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UNDER THE RADAR – Sorcerer and Miracle Mile

July 23, 2012

Little film gems which escaped wide attention and perhaps yours too.

by greg moss

Under The Radar will be a series of posts in which I bring to light little-seen films, which got lost in the crowd due to lousy distribution or were misunderstood at the time of their release, but which deserve to be seen for one reason or another.

First up this week …

SORCERER (1977)

Directed by William Friedkin (The ExorcistThe French Connection), based on the novel The Wages Of Fear by Georges Arnaud with a screenplay by Walon Green (The Wild Bunch).

It stars Roy Scheider, Bruno Cremer, Francisco Rabal, Ramon Bieri and Amidou.

In a bid to escape a squalid Latin American hell hole of a town, four desperate fugitives volunteer to transport a haul of unstable nitroglycerine aboard a couple of rickety old trucks across two hundred miles of treacherous jungle terrain in order to extinguish an oil fire.

Why it’s worth seeing:

Unfairly pulled from its initial release to make way for the sudden success of Star Wars in 1977, this unrelenting thriller never stood a chance at the box office, earning just $5.9 million on a budget of $22 million. And it’s a shame, as the film is truly an intensely suspenseful experience. Having seen the original 1952 French version The Wages Of Fear on the big screen in a re-release in the late 80’s, I can safely say Friedkin’s film is far superior in terms of its verisimilitude and sheer audacity. The suspension bridge-crossing sequence (all done for real) has to be seen to be believed.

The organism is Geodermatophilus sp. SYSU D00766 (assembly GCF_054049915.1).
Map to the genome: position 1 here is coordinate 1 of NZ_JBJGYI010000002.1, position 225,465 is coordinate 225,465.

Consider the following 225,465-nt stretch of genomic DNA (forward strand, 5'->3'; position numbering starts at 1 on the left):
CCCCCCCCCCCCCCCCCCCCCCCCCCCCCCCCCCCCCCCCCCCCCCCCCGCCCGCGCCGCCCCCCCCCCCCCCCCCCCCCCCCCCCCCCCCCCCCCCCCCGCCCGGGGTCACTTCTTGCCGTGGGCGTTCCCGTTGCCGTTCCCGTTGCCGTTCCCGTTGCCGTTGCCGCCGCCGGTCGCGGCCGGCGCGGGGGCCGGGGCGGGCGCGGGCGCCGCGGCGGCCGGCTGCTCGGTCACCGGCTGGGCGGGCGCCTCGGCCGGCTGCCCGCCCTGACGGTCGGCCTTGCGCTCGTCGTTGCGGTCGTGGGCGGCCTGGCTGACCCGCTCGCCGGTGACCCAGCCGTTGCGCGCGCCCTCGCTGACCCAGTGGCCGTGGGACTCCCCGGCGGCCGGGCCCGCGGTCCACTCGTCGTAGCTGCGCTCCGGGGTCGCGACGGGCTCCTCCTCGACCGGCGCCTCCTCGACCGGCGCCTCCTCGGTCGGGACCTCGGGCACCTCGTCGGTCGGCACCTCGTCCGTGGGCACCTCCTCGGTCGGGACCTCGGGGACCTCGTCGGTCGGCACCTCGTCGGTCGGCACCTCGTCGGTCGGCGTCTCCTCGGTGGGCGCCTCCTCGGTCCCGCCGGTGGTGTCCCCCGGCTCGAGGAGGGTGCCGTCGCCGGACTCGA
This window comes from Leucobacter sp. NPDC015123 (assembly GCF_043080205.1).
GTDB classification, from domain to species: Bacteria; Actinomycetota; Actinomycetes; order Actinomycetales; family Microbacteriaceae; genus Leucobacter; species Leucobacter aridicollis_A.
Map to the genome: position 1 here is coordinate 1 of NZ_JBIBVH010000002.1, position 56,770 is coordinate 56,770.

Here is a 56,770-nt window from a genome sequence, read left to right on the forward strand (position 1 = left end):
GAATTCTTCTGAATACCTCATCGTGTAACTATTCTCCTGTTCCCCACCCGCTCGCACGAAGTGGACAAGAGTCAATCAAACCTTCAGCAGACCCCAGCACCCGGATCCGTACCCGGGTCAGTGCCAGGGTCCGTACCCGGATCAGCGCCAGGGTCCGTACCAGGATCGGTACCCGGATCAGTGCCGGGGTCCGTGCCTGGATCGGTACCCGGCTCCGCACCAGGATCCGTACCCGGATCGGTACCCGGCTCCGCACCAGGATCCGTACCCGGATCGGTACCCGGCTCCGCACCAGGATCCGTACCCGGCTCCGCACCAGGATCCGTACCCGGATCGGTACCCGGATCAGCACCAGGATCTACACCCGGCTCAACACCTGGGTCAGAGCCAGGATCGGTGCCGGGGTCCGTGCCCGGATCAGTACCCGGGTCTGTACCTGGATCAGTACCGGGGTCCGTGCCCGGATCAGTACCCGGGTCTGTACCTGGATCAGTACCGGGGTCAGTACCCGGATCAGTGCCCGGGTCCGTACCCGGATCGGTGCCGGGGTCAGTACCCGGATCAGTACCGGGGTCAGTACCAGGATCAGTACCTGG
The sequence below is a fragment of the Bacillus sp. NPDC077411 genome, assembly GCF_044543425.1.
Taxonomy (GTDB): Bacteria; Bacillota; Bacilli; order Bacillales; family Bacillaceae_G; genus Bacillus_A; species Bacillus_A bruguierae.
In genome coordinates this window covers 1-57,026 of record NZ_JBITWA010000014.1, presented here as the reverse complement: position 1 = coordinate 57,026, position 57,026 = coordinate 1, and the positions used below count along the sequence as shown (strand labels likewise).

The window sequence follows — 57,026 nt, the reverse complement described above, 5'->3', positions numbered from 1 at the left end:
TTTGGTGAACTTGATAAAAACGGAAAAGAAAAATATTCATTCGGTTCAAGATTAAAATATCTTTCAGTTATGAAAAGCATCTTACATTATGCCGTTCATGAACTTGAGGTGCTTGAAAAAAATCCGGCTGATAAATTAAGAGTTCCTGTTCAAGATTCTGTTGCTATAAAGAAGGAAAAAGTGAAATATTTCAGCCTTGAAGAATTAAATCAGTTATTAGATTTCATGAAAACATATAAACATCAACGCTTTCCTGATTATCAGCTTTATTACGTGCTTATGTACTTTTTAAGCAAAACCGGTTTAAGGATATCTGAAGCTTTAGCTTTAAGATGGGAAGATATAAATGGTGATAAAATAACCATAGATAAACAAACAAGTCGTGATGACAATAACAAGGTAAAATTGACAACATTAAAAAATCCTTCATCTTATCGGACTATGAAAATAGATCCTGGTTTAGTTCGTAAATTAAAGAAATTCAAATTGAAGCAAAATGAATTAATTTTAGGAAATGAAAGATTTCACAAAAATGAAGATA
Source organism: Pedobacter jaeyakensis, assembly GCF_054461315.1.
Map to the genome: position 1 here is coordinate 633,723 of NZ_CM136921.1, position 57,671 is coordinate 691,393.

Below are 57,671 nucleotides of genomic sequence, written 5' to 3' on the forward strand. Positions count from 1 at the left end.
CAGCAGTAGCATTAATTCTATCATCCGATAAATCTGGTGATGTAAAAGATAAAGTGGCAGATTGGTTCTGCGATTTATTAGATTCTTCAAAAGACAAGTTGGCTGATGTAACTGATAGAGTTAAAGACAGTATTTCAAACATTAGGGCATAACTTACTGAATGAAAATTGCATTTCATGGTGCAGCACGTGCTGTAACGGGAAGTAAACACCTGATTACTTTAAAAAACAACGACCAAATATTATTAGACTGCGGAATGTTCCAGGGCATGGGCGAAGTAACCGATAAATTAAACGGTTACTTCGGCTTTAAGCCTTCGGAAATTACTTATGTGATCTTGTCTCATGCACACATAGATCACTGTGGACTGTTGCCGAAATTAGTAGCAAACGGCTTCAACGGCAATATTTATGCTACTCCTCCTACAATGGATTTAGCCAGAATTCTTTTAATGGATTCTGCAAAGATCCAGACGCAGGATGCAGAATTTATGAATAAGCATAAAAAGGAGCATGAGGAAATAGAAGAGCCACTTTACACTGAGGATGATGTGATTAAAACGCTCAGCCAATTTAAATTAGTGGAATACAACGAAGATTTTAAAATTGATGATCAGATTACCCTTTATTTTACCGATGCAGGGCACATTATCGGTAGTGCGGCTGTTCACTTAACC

A suitably eerie electronic score by German band Tangerine Dream only heightens the  tension.

And it’s probably the muddiest, wettest film you’ll ever see.

A lost masterpiece long overdue for reappraisal. Highly recommended.

And still in thriller-mode …

MIRACLE MILE (1989)

Written and directed by Steve De Jarnatt. Starring Anthony Edwards and Mare Winningham.

Harry, an incurable romantic, finds the girl of his dreams, only to mistakenly receive a phone call telling him a nuclear attack has been launched on the United States. Harry has less than an hour to find his dream girl and get the Hell out of LA before the big one drops.

Why it’s worth seeing:

What would you do if you only had an hour to live? This is the subtext of this clever race-against-time romantic thriller.

Set almost entirely in the down-town strip of LA known as the Miracle Mile, during the wee hours of the morning, the film effectively conveys a sense of time and place much like Scorsese’s (again underrated) After Hours. The escalation of pandemonium as the city awakens to the news of imminent nuclear attack is masterfully orchestrated by De Jarnatt. Anthony Edwards gives a  fine performance and the score by Tangerine Dream (again) gives the film an unrelenting momentum which will leave you breathless by the end.

It’s interesting to note, De Jarnatt’s screenplay came close to being the script for Twilight Zone: The Movie in 1983, before Spielberg decided against a stand-alone story and instead went with the anthology format at the eleventh hour.

Once again, highly recommended.

Greg Moss is a film school graduate with a background in directing music videos and is currently seeking representation as a screenwriter. He likes right-brained people, feeding the cat and watching genre movies.

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